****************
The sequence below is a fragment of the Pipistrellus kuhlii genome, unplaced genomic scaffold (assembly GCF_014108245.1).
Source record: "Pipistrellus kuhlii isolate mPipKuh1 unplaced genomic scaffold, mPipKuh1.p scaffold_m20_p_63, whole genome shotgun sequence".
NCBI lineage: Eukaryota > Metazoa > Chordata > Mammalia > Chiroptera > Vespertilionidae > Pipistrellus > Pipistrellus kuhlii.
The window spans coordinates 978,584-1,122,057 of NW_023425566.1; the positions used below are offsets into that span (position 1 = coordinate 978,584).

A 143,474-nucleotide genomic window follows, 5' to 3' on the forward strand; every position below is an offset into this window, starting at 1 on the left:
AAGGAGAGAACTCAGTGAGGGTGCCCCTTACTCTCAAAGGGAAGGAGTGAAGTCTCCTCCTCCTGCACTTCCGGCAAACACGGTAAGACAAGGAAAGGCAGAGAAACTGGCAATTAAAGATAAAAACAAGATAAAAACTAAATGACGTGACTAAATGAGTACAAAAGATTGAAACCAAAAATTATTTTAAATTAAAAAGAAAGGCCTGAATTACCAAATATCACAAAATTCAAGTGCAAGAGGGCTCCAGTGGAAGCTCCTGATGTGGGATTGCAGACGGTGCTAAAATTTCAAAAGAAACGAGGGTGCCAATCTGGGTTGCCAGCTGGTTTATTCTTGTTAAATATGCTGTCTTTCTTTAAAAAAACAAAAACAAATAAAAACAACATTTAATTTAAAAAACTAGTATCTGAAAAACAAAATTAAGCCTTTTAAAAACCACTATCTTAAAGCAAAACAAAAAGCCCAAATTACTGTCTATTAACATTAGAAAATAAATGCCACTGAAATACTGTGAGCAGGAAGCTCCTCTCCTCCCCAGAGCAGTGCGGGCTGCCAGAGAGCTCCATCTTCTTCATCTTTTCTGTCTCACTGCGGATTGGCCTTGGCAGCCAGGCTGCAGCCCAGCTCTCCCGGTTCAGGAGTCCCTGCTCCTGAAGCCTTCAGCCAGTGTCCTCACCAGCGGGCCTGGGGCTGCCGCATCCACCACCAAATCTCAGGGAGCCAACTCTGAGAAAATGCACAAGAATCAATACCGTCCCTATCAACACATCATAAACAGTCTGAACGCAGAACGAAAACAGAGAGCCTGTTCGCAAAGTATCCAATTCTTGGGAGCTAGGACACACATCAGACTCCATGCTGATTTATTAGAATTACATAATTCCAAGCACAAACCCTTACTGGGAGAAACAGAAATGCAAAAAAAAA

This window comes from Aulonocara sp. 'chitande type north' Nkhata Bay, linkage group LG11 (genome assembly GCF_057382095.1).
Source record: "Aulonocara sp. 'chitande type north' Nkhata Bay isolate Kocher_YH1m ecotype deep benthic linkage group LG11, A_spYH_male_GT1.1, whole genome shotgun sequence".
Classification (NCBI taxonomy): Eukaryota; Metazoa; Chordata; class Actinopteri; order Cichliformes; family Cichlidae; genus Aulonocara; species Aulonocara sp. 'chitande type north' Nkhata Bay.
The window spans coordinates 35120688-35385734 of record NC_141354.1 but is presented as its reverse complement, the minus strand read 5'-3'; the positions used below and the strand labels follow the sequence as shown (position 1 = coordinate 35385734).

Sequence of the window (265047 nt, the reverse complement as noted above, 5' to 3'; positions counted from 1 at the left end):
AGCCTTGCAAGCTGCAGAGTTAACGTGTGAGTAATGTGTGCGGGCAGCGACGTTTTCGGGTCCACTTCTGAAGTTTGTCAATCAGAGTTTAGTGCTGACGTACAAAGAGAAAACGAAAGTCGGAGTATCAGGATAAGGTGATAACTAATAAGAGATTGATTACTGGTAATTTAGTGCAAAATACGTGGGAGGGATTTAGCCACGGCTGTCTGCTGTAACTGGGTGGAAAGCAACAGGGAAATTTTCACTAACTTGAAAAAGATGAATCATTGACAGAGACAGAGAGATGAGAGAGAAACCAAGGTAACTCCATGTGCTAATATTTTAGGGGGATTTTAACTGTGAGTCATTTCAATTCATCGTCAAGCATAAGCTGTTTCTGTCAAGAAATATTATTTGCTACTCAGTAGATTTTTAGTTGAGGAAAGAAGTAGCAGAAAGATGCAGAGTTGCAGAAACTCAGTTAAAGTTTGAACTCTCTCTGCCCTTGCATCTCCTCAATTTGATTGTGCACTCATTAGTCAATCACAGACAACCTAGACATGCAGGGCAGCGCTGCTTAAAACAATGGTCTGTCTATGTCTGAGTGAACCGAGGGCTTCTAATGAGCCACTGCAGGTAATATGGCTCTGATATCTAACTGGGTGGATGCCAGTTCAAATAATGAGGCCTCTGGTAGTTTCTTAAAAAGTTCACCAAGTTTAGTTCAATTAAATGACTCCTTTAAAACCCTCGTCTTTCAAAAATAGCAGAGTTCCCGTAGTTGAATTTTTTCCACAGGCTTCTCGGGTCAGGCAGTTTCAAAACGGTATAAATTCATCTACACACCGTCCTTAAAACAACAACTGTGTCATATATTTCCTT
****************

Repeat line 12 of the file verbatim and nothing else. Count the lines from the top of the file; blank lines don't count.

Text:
AGCCTTGCAAGCTGCAGAGTTAACGTGTGAGTAATGTGTGCGGGCAGCGACGTTTTCGGGTCCACTTCTGAAGTTTGTCAATCAGAGTTTAGTGCTGACGTACAAAGAGAAAACGAAAGTCGGAGTATCAGGATAAGGTGATAACTAATAAGAGATTGATTACTGGTAATTTAGTGCAAAATACGTGGGAGGGATTTAGCCACGGCTGTCTGCTGTAACTGGGTGGAAAGCAACAGGGAAATTTTCACTAACTTGAAAAAGATGAATCATTGACAGAGACAGAGAGATGAGAGAGAAACCAAGGTAACTCCATGTGCTAATATTTTAGGGGGATTTTAACTGTGAGTCATTTCAATTCATCGTCAAGCATAAGCTGTTTCTGTCAAGAAATATTATTTGCTACTCAGTAGATTTTTAGTTGAGGAAAGAAGTAGCAGAAAGATGCAGAGTTGCAGAAACTCAGTTAAAGTTTGAACTCTCTCTGCCCTTGCATCTCCTCAATTTGATTGTGCACTCATTAGTCAATCACAGACAACCTAGACATGCAGGGCAGCGCTGCTTAAAACAATGGTCTGTCTATGTCTGAGTGAACCGAGGGCTTCTAATGAGCCACTGCAGGTAATATGGCTCTGATATCTAACTGGGTGGATGCCAGTTCAAATAATGAGGCCTCTGGTAGTTTCTTAAAAAGTTCACCAAGTTTAGTTCAATTAAATGACTCCTTTAAAACCCTCGTCTTTCAAAAATAGCAGAGTTCCCGTAGTTGAATTTTTTCCACAGGCTTCTCGGGTCAGGCAGTTTCAAAACGGTATAAATTCATCTACACACCGTCCTTAAAACAACAACTGTGTCATATATTTCCTT